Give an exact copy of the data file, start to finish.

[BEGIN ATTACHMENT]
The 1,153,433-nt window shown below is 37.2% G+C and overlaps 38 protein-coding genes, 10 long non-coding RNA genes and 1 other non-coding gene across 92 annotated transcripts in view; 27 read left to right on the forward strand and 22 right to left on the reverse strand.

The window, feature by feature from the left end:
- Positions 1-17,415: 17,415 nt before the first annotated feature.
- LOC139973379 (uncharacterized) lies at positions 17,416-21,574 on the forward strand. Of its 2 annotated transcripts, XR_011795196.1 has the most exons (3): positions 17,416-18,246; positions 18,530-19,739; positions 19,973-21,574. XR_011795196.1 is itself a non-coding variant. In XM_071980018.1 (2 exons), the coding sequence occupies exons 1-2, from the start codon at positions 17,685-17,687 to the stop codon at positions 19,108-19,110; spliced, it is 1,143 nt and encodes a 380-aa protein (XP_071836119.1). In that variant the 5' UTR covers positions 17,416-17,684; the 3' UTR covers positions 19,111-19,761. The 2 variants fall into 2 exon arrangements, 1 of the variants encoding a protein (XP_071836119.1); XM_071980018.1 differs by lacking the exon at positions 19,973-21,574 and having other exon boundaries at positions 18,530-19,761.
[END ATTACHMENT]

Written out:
The 1,153,433-nt window shown below is 37.2% G+C and overlaps 38 protein-coding genes, 10 long non-coding RNA genes and 1 other non-coding gene across 92 annotated transcripts in view; 27 read left to right on the forward strand and 22 right to left on the reverse strand.

The window, feature by feature from the left end:
- Positions 1-17,415: 17,415 nt before the first annotated feature.
- LOC139973379 (uncharacterized) lies at positions 17,416-21,574 on the forward strand. Of its 2 annotated transcripts, XR_011795196.1 has the most exons (3): positions 17,416-18,246; positions 18,530-19,739; positions 19,973-21,574. XR_011795196.1 is itself a non-coding variant. In XM_071980018.1 (2 exons), the coding sequence occupies exons 1-2, from the start codon at positions 17,685-17,687 to the stop codon at positions 19,108-19,110; spliced, it is 1,143 nt and encodes a 380-aa protein (XP_071836119.1). In that variant the 5' UTR covers positions 17,416-17,684; the 3' UTR covers positions 19,111-19,761. The 2 variants fall into 2 exon arrangements, 1 of the variants encoding a protein (XP_071836119.1); XM_071980018.1 differs by lacking the exon at positions 19,973-21,574 and having other exon boundaries at positions 18,530-19,761.